The Budos Band have described their music as Afro-Soul, claiming influences from Ethiopia, 60s soul and psychedelia. They are a part of the Daptone Records family and have played with Charles Bradley, so their soul cred is strong and not in dispute. All that is well and good, but I can’t help but hear another, more ominous influence in their music that they may or may not be aware of: SATAN! And on April 10th, as part of The Heineken Transatlantic Festival, in Miami Beach, I witnessed first hand the funky call to our dark lord and it was thrilling.
The North Beach Bandshell is a strange venue for a big name act. It sits right off Collins Avenue, right on the beach and consists of a large patio with benches and a stage. When we arrived, Carlos and I were taken by the crowd of senior citizens and families with kids. We were expecting an ocean of hipsters, ironically drinking the Heineken. There were beach balls flying around everywhere and a general sense of a day at the beach, which as someone who has lived in Miami their whole lives, I actually despise.
There were three bands playing that night, but we got there well after the first one, My Deer, played. The second band, Puerto Candelaria, from Colombia, was not my cup of tea, but they were pretty fun, even if they seemed to play longer than I would have hoped. The good thing about this venue was that we were able to hang back until Budos was ready to hit the stage and then, front row was a guarantee. By the time they were getting ready to play, the crowd appeared to have changed somewhat and there were definitely more hipsters present, but still, it wasn’t to capacity, and that’s just fine with me.
I’d never seen a band this well-known do most of their set up themselves. But as we waited for the set up, I recognized each band member coming out and setting up their areas. Little by little the set was assembled and they started the tuning process themselves. You go to a show and want a certain level of spectacle and drama sometimes, but this was actually kind of refreshing. Instead of making some grand entrance, they were pretty much just there for a while, getting ready, and then once they were, they played, which is interesting since their opener, “Into the Fog”—which also opens their latest album Burnt Offerings—lends itself to the kind of intro you’d expect from a more theatrical band. However, once those ominous, eerie intro notes get your attention and the slow, ritualistic build up leads to the dropping of the heavy, driving funk, you realize the drama is all in the music and there’s really no need for anything further because you’re about to jam hard for an hour or so.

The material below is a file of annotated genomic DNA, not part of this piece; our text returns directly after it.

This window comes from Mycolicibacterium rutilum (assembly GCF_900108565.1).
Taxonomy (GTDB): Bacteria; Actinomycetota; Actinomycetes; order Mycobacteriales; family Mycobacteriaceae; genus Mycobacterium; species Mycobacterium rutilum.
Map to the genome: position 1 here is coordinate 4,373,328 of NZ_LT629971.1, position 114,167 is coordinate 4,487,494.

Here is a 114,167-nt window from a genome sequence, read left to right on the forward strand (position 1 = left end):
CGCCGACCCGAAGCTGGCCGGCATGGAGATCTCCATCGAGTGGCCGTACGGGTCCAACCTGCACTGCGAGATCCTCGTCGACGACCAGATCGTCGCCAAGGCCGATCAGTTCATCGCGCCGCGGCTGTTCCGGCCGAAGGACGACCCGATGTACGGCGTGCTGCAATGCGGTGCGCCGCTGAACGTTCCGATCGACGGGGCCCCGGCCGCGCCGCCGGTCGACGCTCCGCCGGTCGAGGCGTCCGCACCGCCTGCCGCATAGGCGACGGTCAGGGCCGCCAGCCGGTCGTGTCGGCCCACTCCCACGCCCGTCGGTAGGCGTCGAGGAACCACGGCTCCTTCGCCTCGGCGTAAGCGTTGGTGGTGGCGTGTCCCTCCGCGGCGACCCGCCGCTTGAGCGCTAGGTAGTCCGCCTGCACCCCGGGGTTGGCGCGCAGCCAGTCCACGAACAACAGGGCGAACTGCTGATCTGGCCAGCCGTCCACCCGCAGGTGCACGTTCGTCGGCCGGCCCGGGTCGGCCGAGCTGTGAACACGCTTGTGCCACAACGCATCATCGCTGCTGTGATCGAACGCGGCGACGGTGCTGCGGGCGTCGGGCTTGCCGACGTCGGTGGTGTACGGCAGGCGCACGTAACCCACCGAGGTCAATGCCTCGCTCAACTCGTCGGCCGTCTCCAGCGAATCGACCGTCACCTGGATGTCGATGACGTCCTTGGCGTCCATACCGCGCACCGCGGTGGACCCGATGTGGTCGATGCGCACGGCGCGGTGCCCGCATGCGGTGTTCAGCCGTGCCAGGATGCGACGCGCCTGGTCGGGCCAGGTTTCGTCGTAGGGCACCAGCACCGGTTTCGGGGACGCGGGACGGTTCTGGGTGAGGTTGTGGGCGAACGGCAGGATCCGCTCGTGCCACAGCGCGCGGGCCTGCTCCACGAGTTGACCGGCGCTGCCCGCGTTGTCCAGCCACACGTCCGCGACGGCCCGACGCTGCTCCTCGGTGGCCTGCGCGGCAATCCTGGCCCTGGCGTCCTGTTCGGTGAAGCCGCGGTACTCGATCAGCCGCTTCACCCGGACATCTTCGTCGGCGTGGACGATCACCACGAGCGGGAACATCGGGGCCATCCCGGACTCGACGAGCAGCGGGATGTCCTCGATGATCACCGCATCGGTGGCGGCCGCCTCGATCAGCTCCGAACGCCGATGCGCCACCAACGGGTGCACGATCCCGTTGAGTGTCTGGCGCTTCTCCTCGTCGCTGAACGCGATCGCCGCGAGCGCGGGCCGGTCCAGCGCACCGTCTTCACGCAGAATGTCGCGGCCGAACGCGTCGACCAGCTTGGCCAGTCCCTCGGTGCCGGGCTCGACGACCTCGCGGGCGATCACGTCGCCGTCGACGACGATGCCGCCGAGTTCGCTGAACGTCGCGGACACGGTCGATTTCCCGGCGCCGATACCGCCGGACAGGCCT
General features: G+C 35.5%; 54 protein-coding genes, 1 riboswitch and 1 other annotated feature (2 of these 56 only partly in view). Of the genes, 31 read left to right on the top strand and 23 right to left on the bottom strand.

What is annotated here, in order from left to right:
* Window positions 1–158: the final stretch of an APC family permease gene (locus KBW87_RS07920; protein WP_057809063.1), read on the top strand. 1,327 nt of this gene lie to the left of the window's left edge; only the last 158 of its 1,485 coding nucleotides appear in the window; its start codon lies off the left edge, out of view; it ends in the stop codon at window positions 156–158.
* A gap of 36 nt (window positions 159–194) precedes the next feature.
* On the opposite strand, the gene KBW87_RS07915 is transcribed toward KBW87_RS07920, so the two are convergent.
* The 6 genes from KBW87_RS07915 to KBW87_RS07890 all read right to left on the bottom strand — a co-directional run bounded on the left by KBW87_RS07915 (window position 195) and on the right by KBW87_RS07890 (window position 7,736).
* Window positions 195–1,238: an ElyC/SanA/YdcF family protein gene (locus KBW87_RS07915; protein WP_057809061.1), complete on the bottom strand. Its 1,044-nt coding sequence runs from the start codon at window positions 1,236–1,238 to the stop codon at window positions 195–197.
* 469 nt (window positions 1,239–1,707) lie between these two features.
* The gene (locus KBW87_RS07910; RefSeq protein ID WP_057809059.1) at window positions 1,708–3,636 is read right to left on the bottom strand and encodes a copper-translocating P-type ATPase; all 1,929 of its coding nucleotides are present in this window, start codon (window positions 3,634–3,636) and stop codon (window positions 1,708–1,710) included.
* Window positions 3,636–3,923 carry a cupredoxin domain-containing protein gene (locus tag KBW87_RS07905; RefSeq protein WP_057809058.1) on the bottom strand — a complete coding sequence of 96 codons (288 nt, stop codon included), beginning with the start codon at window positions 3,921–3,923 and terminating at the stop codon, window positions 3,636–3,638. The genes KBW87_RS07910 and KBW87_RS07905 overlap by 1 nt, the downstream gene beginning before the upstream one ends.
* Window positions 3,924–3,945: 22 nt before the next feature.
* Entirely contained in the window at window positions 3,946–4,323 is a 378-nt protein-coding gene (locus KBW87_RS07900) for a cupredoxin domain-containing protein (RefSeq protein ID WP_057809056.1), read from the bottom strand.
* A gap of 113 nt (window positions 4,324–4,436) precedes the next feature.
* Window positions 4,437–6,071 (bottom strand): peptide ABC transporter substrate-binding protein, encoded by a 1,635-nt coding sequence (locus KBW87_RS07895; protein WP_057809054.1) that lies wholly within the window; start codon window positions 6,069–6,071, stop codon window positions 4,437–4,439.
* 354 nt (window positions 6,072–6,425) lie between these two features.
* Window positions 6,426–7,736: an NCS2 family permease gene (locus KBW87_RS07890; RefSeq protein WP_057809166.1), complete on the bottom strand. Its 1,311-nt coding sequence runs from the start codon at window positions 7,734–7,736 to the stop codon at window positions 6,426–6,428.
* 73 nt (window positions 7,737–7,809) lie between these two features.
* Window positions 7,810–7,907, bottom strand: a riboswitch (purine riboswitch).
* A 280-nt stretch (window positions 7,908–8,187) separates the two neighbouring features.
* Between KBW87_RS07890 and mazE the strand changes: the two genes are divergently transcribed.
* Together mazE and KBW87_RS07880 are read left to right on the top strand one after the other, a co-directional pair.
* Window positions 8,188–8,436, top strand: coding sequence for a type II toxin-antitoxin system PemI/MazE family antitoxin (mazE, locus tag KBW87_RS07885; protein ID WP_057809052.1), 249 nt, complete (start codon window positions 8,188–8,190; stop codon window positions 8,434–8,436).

Throughout the show, it was becoming more and more apparent that the guys were variously inebriated. But, as a testament to the caliber of musicians they are, this wasn’t in any way because the music was suffering. On the contrary. Maybe because they were loose, and in some cases, downright playful, it came through in every note. At one point, bassist Daniel Foder was messing with Rob Lombardo on the congas, by holding one of his hands as he tried to play. Now, mind you, Foder is doing this while also playing, with one hand, as he grabs Lombardo’s hand by the wrist, and I’m not sure I heard either one of them miss anything in any meaningful way. By the way, Foder’s style is a thing to behold. He holds the bass almost as if it were in upright bass, as he walks around the stage and does his version of Gene Simmons, but better. After the show, I interrupted Lombardo as he exchanged contact info with someone, and he confirmed that they were all drunk by answering my awkward “you guys were awesome” with “yeah, we’re all drunk.”
Overall, they focused on heavier tracks, mostly from the new album. In a nod to the families in the audience, at one point, Jared Tankel on baritone sax, dedicated “Ride or Die” to all the parents in the audience, and I’m not sure what that means, but I guess when we’re dealing with instrumental, metal-infused funk, there’s only so much context you can give. Then again, pretty much any of their dark, horror movie funk creepers can be about parenting, so I guess it makes sense.
This was a laid back performance and event. While there’s a lot to be said for that, I am left with the sense that was a sort of preview, if not a rehearsal. That’s not to say I didn’t enjoy it thoroughly, because I did. I left liking the band more than when I got there, which is always a good measure. But still, as refreshing as the lack of theatrics was, I kind of hope to see them again soon, in a different setting where maybe they can bring a different aspect. Maybe a small club, where it can get really dark and the lighting and fog effects can create a better sense of doom. Maybe, then, we’ll get a real visit from SATAN!!